Exerpt from the book 'Gene Tunney' by John Jarrett
Tunney wins over Ted Jamieson for Light-heavyweight AEF Champion (in Paris)
The finals were held at the Cirque de Paris and his first opponent was a guy called 'KO' Sullivan. His real name was Peter Miroche and he was from Shenandoah, in the Pennsylvania coal regions. A tough, slugging southpaw, he had already mixed it with top fighters like “Battling” Levinsky and Jack Dillon back home. Tunney knew the best way to beat a southpaw was with a right hand, but he didn't have one that night in Paris. He did have a good left hand, however, and over ten rounds it was good enough to beat Sullivan and put Tunney into the final against Ted Jamieson, who had been amateur champion of America before getting into uniform.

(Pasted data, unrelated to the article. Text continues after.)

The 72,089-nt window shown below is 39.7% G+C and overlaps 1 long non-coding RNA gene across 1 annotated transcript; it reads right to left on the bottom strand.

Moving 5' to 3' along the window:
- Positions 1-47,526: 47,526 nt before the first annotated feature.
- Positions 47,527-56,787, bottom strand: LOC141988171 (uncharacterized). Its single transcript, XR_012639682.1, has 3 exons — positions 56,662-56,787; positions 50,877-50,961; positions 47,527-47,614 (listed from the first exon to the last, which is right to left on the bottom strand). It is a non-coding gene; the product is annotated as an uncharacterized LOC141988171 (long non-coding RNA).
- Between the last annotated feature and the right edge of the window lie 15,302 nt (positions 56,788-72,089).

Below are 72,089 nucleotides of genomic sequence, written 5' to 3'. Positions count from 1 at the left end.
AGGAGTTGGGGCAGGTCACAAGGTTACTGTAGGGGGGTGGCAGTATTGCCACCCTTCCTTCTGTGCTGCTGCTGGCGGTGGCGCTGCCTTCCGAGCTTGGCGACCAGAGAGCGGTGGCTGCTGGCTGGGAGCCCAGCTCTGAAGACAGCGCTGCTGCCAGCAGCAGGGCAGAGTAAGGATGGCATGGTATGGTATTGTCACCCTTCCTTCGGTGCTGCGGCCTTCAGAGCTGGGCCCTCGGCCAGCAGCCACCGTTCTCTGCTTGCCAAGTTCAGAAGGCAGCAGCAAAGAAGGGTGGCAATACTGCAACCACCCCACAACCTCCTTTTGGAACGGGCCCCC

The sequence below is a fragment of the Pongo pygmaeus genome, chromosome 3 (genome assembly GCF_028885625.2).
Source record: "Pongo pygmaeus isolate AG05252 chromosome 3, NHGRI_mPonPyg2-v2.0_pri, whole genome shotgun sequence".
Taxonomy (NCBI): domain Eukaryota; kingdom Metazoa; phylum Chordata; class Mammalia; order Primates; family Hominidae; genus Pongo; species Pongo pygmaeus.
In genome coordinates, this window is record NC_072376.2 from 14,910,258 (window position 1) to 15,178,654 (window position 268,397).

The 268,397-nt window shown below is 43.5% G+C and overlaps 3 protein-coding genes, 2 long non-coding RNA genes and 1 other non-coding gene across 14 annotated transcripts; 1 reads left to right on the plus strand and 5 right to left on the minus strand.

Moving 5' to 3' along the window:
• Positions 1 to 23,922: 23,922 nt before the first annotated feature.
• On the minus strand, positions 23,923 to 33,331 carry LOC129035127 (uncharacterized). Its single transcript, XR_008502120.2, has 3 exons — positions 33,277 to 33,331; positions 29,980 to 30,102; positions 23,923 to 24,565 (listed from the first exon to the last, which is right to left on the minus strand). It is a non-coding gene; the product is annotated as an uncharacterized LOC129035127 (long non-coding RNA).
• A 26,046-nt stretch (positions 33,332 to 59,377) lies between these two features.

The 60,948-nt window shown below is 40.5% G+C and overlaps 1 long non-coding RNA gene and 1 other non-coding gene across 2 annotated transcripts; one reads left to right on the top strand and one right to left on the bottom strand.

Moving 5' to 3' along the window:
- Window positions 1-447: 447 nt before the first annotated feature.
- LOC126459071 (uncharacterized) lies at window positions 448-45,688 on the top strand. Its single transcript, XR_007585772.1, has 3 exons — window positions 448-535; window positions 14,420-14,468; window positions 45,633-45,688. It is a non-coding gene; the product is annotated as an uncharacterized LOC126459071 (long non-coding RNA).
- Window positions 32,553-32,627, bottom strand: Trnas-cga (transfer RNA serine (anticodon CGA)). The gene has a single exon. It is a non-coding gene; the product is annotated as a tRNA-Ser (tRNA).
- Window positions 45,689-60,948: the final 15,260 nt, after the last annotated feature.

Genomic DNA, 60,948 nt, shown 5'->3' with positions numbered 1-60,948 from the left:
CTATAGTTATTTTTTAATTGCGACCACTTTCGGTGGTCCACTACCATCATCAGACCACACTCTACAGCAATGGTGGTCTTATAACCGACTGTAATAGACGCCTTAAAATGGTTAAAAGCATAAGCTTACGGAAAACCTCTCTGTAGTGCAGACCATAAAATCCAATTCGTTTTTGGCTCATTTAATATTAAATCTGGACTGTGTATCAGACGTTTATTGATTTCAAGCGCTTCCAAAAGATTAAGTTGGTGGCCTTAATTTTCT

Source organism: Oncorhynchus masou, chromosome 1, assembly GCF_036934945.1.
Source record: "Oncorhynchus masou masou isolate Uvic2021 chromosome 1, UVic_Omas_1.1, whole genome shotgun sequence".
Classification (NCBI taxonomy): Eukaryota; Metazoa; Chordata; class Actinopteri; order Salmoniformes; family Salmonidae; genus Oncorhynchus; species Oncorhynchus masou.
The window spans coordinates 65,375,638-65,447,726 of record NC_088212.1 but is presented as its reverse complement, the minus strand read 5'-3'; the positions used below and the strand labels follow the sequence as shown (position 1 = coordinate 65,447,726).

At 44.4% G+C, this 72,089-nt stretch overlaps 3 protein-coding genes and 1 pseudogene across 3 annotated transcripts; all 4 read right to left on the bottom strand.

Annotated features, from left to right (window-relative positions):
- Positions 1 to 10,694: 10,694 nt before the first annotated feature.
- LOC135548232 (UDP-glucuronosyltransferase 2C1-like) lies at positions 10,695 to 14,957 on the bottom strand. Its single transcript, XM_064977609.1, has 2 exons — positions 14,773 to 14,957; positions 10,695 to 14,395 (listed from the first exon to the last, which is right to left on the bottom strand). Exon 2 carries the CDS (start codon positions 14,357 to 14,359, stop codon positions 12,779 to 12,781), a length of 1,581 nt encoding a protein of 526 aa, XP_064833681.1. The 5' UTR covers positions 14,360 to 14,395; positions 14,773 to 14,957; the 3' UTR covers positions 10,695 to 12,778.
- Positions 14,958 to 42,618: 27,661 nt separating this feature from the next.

From Milwaukee, Jamieson was a good fighter who would later fight the great Harry Greb; In fact he became one of only seven men to deck the Pittsburgh Windmill. Gene Tunney knew he would have to use his right if he were to beat Jamieson and win the title, so he did, to the best of his ability, allied to that solid left jab. In the tenth and final round a left hook to the jaw put Jamieson on the canvas. He beat the count but he couldn't beat Tunney that April night in 1919 and the lad from Greenwich Village was crowned AEF light-heavyweight champion by referee Jimmy Bronson, watched by high-ranking officers and dignitaries including General Pershing, General Foch and Prince Albert of Belgium.